Mumbai: Capital markets regulator Sebi said it expects the proposed merger of commodities regulator FMC with it to be completed by September-end and assured that that there will be no layoffs after the amalgamation.
“We are evaluating the gaps which are there (in Sebi-FMC merger). We will be able to take over the responsibility by end of September,” Sebi chairman U K Sinha told reporters after its board meeting.
He further said: “No jobs will be lost (after the merger). Law passed by Parliament says that those in FMC can be eligible for induction into Sebi or else they will be going back to government (jobs).”
Sinha said that after FMC’s merger with Sebi, the capital market watchdog’s approval is required if a commodity exchange wants to function as equity bourse as the process would not be automatic.
“We are reviewing each and every circular issued by FMC and each every guideline issued by them and we are going to have our own rules and regulations. Only after, we have finalised them we hope within two months from now we will be having that ready,” he said.
When asked about the government’s funding support for FMC post merger, Sinha said Sebi hopes to get initial support from it. As of now, while FMC gets government support, Sebi doesn’t.Sinha said: “Sebi is proud of the fact that it has never received any support from the government. We got a loan from government in its formative years but that was returned by Sebi with interest.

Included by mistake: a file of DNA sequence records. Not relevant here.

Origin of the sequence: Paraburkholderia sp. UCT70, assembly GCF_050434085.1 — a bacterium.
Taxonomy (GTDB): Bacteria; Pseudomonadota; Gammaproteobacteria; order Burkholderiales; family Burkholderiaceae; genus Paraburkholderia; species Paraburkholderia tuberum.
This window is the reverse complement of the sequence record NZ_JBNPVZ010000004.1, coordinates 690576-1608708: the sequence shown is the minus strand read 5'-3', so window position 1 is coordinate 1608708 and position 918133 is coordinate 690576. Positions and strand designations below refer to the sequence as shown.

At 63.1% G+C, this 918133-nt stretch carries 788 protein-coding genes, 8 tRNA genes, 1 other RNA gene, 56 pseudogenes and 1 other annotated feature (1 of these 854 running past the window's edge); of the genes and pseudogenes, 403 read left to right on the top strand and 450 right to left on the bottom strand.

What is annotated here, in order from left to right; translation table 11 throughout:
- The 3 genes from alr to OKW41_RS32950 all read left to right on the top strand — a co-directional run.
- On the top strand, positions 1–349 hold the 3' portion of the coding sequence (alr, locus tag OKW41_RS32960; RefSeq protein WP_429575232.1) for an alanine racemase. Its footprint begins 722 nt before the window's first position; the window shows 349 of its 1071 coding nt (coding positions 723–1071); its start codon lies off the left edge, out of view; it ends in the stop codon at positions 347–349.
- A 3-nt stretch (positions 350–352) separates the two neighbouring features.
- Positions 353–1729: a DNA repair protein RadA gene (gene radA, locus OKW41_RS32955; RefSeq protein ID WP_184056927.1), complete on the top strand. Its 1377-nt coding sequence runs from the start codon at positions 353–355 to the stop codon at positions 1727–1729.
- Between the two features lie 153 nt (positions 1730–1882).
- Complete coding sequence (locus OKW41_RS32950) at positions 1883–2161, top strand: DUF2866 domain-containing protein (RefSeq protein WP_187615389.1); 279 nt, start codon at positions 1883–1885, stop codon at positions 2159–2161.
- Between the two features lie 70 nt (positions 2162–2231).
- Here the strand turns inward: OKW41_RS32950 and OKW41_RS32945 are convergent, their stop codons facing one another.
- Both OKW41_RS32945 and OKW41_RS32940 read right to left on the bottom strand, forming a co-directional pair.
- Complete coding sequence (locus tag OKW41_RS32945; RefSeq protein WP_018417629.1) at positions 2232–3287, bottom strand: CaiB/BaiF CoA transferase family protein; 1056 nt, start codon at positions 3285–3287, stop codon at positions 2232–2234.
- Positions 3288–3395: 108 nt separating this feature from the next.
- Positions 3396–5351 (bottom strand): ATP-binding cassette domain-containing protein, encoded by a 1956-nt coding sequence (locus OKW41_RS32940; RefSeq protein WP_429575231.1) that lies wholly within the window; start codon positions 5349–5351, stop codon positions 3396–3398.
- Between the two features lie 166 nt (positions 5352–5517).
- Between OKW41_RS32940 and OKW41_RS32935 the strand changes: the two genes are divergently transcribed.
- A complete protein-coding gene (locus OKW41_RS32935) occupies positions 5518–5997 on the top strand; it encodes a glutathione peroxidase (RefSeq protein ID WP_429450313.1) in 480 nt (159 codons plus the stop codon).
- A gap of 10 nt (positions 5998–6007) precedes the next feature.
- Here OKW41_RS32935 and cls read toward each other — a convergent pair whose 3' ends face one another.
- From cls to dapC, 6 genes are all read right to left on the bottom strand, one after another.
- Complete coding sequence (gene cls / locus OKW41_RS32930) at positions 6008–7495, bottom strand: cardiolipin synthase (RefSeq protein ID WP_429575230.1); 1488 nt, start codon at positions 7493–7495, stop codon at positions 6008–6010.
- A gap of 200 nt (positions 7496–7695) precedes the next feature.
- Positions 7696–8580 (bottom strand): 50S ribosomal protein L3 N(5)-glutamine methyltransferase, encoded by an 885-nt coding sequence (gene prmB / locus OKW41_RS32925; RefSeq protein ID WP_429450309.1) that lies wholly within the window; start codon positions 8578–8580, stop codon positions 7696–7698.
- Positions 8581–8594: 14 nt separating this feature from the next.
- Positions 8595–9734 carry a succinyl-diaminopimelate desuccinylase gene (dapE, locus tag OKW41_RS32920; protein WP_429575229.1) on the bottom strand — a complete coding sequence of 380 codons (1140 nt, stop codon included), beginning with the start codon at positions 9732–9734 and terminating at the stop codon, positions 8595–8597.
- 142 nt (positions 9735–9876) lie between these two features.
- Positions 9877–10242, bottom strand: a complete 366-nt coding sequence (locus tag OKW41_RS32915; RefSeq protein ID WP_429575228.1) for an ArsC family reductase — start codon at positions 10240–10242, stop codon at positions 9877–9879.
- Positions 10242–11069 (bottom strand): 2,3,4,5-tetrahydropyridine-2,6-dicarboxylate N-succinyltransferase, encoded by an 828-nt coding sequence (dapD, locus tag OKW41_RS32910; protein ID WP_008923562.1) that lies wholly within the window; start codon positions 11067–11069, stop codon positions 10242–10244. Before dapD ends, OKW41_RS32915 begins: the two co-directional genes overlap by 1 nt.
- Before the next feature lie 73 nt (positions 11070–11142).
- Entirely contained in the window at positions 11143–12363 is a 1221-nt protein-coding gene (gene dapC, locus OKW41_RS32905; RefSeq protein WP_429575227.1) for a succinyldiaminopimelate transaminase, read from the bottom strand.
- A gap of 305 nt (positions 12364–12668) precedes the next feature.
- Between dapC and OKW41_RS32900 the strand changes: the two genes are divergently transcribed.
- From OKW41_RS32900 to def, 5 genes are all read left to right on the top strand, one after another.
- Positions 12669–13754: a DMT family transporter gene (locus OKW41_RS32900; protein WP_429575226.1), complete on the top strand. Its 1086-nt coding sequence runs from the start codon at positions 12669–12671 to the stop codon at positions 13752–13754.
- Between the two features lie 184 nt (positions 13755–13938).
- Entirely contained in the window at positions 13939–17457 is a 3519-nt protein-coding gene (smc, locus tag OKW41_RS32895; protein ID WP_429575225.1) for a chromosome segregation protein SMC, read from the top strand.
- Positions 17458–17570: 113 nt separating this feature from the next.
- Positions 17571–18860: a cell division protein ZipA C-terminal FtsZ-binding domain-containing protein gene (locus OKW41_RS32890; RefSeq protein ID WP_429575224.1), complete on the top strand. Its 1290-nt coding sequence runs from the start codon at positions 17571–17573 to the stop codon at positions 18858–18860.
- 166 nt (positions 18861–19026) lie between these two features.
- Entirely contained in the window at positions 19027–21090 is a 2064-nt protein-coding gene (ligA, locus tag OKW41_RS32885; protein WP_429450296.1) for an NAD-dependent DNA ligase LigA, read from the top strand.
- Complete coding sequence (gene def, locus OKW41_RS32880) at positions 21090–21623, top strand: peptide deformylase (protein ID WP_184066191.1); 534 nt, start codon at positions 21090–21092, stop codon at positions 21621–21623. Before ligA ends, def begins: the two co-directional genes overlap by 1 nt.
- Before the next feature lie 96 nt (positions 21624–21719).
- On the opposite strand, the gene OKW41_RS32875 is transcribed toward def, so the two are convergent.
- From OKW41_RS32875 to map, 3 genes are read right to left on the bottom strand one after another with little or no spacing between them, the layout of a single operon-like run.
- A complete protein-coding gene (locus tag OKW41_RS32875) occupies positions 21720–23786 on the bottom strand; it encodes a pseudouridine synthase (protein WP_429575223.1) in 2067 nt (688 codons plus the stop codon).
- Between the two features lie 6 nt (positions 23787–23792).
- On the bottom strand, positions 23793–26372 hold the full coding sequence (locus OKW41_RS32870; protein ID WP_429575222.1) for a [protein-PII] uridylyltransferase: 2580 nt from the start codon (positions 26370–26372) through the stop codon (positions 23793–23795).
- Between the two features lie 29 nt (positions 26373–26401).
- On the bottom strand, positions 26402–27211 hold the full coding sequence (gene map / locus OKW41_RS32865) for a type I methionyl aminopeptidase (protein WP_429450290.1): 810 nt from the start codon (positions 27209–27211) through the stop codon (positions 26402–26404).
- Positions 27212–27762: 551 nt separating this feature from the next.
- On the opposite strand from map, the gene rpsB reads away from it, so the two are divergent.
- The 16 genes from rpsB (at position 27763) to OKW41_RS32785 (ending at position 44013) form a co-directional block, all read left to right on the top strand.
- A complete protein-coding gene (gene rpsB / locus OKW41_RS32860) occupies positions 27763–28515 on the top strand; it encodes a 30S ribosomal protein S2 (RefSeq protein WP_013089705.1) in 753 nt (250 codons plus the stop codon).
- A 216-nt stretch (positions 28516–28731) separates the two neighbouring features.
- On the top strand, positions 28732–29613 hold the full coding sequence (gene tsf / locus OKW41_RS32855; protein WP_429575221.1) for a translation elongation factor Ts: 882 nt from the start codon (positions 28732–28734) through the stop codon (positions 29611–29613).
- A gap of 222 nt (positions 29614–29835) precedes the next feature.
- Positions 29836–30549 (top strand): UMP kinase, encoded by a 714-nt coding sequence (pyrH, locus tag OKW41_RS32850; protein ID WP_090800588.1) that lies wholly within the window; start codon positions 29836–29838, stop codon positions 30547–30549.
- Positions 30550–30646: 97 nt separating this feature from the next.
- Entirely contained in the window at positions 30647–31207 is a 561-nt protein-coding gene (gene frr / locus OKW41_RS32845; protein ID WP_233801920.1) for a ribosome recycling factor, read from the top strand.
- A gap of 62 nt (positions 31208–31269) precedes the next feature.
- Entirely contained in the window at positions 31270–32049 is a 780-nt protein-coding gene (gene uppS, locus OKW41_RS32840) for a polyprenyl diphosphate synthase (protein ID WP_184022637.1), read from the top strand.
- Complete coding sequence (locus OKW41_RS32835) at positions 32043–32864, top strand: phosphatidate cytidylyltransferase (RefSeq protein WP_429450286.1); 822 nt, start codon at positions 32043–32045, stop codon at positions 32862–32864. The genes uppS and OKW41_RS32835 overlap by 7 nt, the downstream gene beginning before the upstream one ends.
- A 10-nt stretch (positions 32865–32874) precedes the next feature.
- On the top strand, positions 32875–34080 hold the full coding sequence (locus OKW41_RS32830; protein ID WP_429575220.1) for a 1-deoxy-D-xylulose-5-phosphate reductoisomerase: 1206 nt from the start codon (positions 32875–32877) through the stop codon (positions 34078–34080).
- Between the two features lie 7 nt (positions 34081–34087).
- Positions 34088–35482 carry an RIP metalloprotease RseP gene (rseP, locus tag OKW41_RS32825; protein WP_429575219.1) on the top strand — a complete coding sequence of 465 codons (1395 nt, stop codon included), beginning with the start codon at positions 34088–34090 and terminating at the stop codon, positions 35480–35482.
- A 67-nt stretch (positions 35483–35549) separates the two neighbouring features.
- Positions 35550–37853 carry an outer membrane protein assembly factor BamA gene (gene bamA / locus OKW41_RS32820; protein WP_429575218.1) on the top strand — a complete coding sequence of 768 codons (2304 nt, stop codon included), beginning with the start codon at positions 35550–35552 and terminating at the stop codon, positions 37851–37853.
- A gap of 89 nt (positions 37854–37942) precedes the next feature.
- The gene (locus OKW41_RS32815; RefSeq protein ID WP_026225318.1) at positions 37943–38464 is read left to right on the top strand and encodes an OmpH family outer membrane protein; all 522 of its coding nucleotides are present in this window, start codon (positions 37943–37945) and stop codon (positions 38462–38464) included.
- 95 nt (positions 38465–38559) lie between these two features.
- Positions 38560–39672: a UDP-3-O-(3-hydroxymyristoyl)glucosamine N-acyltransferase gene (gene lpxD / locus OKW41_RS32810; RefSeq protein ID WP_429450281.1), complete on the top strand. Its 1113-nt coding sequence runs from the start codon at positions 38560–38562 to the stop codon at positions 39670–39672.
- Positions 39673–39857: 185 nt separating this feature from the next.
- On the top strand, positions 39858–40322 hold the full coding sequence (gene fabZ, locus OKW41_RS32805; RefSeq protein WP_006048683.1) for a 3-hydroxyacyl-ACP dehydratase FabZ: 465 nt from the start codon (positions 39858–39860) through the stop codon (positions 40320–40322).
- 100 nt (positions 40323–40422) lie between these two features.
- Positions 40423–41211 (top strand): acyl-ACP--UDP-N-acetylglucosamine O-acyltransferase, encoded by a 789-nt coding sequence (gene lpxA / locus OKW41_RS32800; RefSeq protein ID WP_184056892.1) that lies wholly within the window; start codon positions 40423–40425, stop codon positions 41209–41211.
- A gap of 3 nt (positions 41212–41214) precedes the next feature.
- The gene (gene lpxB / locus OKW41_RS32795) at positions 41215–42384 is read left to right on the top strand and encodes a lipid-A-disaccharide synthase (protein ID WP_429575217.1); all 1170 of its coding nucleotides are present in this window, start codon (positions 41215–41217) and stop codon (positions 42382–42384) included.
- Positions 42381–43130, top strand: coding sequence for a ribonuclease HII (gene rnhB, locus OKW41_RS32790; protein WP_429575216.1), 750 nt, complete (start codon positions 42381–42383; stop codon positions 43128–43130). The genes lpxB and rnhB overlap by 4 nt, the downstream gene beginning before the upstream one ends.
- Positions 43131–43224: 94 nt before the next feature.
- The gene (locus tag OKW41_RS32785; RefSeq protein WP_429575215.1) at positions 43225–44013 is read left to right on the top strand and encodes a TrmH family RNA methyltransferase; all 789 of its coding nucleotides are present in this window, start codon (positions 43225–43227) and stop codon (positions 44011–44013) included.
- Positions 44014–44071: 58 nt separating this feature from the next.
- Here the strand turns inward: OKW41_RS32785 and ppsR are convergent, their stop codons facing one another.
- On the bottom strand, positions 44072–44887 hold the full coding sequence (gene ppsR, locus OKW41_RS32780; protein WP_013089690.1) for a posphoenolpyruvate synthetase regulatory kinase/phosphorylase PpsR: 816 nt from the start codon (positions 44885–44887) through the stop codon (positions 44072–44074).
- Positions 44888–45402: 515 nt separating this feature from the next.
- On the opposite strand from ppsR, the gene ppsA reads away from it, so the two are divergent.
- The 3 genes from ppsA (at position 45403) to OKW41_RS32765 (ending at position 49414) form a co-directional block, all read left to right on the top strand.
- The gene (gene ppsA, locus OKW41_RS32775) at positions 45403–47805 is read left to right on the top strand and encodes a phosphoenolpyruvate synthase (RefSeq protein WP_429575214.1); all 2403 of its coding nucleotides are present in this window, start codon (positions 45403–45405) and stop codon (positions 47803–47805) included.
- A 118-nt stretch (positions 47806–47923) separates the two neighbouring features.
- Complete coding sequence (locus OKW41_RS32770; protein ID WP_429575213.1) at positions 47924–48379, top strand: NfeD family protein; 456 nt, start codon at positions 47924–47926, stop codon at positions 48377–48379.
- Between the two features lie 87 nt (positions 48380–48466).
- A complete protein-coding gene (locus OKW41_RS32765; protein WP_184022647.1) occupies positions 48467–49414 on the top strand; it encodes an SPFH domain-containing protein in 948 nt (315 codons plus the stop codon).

Maybe for initial time period we will require support, otherwise we do not require support.” Announced by Finance Minister Arun Jaitley in Budget for 2015-16, the merger will help streamline regulations and curb wild speculations in commodities market, while facilitating participation of domestic and foreign institutional investors and launch of new products such as options.
The Sebi board today took stock of the progress on the merger and was apprised of the issues being faced in this process, Sinha said.
Mumbai-headquartered FMC (Forward Markets Commission) was set up in 1953 under the Forward Contracts (Regulation) Act (FCRA) as a statutory body under the aegis of Consumer Affairs Ministry. It was brought under Finance Ministry in 2013.
In the beginning, FMC was only regulating regional commodity exchanges and its role was expanded after the emergence of national electronic trading platform in 2000.
Seeking to make FMC an autonomous body, the government had proposed amendments to FCRA in 2010 but the concerned bill could not be taken up in the Parliament.
Currently, there are four national and six regional bourses for commodity futures in the country.